Want to Help Fight Overfishing? Try This New Vegan Tuna
If you tuned into Seaspiracy, you likely already know that the global fishing industry is destroying ocean ecosystems, threatening commonly eaten fish populations including bluefin tuna and Grand Banks Cod. But what if it was even easier to ditch fish from your diet? A California-based start-up just secured $500,000 to develop sushi-grade vegan bluefin tuna, a delicious, sustainable swap for fish.
Impact Food is accelerating its production of plant-based seafood. Impact’s sustainable seafood products will provide customers with the same experience as traditional fish while reducing the threats to the ocean’s ecosystems. Pacific bluefin tuna is listed as “near threatened” by the International Union for Conservation of Nature, and Impact Food’s new product intends to help revitalize the dwindling population.
“Our oceans are dying, and the world’s demand for fish is the reason. We need an ethical, sustainable, and healthy solution” President of Ahimsa Foundation, an Impact Food investor, Shaleen Shah said. “Ahimsa Foundation is excited to invest in Impact Food, as its work in creating a solution to this challenge is exemplary. Great taste, texture, and nutrition for a plant-based fish alternative.”
Impact Food developed a recipe that will replicate the taste, texture, and nutritional content of conventional seafood. The recipe uses three main ingredients including pea protein with amino acids, beet juice for color, and algae for omega-3 fatty acids. The proprietary blend is designed to mirror the fibrous texture of whole-cut seafood.
Impact Food Hopes to Prevent Overfishing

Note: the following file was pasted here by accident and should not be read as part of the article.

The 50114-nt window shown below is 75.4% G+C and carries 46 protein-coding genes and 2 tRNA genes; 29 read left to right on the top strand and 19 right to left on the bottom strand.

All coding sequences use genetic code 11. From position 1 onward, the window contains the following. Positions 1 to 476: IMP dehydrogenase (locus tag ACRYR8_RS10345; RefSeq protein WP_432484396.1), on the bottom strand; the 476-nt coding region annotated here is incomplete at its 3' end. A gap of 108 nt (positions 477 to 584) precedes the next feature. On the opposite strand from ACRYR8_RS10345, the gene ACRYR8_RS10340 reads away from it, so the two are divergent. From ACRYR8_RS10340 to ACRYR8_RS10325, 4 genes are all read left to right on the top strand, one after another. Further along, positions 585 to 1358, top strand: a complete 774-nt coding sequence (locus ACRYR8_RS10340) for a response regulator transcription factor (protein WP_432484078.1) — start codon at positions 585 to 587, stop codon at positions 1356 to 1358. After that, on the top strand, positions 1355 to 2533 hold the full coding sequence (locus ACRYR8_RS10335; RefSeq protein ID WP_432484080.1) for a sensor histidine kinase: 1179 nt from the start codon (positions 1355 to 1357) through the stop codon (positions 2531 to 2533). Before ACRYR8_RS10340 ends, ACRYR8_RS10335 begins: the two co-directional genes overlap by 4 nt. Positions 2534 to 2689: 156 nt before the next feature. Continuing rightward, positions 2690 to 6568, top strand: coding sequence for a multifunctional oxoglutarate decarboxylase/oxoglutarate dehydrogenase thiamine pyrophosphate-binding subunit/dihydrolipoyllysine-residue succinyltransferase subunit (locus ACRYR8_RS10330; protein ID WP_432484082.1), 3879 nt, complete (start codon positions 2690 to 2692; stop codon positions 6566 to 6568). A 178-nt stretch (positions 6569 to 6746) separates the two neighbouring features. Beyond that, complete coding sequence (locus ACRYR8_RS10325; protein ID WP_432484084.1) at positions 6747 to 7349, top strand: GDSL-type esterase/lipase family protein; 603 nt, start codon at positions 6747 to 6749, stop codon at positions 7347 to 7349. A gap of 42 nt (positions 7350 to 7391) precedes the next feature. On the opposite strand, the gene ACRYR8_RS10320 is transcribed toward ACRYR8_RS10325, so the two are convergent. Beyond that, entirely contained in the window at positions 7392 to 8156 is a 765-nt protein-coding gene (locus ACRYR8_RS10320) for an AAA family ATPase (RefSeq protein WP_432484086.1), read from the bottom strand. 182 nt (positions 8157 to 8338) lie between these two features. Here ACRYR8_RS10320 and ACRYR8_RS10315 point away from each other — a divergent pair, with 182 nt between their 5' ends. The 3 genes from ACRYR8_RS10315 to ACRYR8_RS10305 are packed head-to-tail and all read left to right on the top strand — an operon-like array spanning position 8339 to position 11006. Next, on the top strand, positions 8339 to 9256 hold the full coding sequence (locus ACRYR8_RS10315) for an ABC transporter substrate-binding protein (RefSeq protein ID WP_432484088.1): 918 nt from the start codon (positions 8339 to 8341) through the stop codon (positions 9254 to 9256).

Pan founded Impact Food in 2021 with fellow University of California, Berkeley graduates Stephanie Claudino Daffara and Adrian Miranda. Using their knowledge in molecular biology, business, and food science, the three launched Impact Food to help combat overfishing by providing consumers with an appealing, sustainable alternative to traditional seafood.
“Because of increasing global demand for seafood, overfishing has continued to decimate the tuna population at an alarming rate,” co-founder Kelly Pan said to VegNews. “We created delicious plant-based tuna so that fish stocks can finally recover from decades of ecological damage and the tuna fish can continue to restore the balance in our marine ecosystems. But tuna is only the start — there’s so many other species and cuts of seafood to be explored.”
With the investment money from Ahimsa Foundation, Future Food Fund (Japan), Serpentine Ventures, George Sobek, and Pierre Jouve, the company can accelerate its commercial launch. The company revealed that it plans to hope to partner with select restaurants in the United States and Japan before a full-scale commercial launch by the end of 2023.
“We decided to start with a vegan, whole-cut alternative to tuna because tuna is both the world's most consumed fish and one of the world’s most endangered animal species,” Pan said. “Bluefin tuna is known for its delicate texture and subtle ocean flavor that is perfect for popular dishes like sushi. It is also an apex predator that helps maintain the health of our oceans.”
Vegan Seafood Alternatives Hit the Market
The global plant-based seafood market is expected to experience a 30.4 percent growth rate from 2022 to 2027. One report even estimates that the vegan fish market will hit $1.3 billion by 2031. Following surges in plant-based beef and chicken industries, the plant-based fish market is the next category set to experience record growth.
Over recent years, companies have developed several alternatives to classic fish products including crab cakes, sashimi, and even whole-cut salmon fillet. This January, the Israeli food-tech company Plantish unveil its first whole-cut salmon fillets, matching the nutritional content of traditional salmon. Another company, Revo Foods, unveiled its 3-D printed Salmon Fillet this July. The company expects to commercially release its new product in early 2023.
Now, customers can find fish alternatives that provide the same nutritional content as conventional fish without the environmental or health risks. One study released this June linked eating fish to an increased risk of skin cancer. The study notes that due to pollution, eating fish is no longer as safe due to ocean contamination.